We could get rid of our car tomorrow and we’d get along fine.”

Still, McClanahan is worried that the High Street galleries in the Short North will go the way of her former Victorian Village neighbors.

“I’m concerned about the galleries, that they are being forced out,” McClanahan said. “At 4th Street and High there was a gallery called the Easton Art Gallery and then there was Acme Art Company, but Acme was forced out by the rents. I really like the idea of having an arts district, but it might have to be subsidized to keep it.”

Of course, without galleries, there would be no Gallery Hops. McClanahan and Knepp have literally watched the Gallery Hops grow into the stunning displays of humanity and invention they are today. They appeared for more than a decade at Gallery Hops as the musical act Nick and Polina, performing accessible rock and pop standards from the 1940s and ‘50s on accordion and guitar. McClanahan remembers a time when the only street musicians around town were the Turkeys in the Straw, who played every now and then outside the state office towers downtown. She hopes the Gallery Hop tradition will continue to provide a forum for the creative and the unexpected.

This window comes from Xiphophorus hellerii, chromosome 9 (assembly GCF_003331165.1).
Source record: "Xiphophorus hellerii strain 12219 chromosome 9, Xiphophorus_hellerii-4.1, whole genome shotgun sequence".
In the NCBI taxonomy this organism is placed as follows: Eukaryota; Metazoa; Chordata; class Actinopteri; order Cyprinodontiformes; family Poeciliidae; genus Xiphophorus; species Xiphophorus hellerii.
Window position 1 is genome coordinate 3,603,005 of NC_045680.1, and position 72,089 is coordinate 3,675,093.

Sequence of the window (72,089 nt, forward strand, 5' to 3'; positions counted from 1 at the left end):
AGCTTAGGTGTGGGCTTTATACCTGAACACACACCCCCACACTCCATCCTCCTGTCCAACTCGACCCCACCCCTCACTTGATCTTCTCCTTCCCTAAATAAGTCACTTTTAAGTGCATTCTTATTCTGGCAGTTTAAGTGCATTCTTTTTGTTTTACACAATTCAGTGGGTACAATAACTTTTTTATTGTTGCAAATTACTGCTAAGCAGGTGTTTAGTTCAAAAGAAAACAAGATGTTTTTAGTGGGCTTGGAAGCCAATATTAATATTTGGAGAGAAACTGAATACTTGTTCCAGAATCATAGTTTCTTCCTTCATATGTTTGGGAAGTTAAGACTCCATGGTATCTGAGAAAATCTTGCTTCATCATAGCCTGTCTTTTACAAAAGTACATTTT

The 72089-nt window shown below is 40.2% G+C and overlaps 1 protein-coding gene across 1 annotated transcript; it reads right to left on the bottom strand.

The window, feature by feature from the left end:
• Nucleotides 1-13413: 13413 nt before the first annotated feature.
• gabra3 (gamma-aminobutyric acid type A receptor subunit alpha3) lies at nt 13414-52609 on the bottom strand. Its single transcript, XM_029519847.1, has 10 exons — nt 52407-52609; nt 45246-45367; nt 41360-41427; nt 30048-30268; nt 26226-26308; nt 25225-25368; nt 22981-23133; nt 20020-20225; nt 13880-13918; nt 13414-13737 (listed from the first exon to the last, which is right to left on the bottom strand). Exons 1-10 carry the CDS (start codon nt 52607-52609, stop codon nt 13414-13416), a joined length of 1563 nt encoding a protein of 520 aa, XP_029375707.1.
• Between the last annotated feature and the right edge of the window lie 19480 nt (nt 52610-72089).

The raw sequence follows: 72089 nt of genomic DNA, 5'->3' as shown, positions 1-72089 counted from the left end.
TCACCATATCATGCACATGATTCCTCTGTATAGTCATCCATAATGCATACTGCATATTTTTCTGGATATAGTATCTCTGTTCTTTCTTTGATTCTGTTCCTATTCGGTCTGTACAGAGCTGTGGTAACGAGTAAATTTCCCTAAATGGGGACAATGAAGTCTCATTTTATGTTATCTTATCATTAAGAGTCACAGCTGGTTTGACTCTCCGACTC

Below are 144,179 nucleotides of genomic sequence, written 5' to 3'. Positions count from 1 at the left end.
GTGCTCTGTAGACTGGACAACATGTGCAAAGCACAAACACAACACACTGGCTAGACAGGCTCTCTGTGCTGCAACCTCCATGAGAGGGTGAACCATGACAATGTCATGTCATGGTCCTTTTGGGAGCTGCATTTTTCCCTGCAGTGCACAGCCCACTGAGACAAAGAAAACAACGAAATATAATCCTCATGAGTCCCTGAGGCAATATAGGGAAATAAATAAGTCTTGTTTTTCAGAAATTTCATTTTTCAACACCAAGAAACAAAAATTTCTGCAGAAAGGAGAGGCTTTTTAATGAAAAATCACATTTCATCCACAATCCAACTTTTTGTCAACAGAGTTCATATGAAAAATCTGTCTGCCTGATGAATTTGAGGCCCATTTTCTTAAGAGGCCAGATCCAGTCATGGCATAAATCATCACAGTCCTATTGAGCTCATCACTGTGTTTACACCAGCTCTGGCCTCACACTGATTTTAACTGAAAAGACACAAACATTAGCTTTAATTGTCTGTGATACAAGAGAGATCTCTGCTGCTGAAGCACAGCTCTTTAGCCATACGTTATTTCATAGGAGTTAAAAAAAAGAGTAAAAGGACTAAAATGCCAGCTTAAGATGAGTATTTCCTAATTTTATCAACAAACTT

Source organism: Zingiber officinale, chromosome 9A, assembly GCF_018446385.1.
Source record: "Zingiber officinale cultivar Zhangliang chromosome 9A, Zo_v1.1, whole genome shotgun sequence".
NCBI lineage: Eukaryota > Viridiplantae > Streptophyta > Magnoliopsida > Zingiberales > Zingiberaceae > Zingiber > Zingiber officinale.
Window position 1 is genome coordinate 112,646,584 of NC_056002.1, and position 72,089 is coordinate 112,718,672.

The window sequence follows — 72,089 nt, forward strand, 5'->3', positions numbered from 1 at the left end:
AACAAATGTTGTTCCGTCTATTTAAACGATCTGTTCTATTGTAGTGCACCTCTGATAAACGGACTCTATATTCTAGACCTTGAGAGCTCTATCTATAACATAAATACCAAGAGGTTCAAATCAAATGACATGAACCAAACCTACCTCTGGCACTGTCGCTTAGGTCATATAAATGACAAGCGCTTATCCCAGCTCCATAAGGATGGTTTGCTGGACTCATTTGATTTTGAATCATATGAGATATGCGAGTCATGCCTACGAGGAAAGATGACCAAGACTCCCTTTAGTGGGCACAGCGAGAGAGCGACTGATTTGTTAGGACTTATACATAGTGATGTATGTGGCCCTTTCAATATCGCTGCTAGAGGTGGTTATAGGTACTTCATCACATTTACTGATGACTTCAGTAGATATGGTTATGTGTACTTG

Lynda and her husband appeared for more than a decade at Galley Hops
as the musical act Nick and Polina. Here they are at a folk festival in 1983.

“I think it’s fabulous,” McClanahan said. “I love the street musicians. And there are vendors that set up just for that night, so that gives small business people and artists an opportunity to show their stuff. The last time I did the Gallery Hop a troupe of tribal belly dancers showed up. The Gallery Hops provide a stage for spontaneous expression and for something unscripted to happen. I don’t know how Columbus got that, or how it happened. It seems almost more European to me.”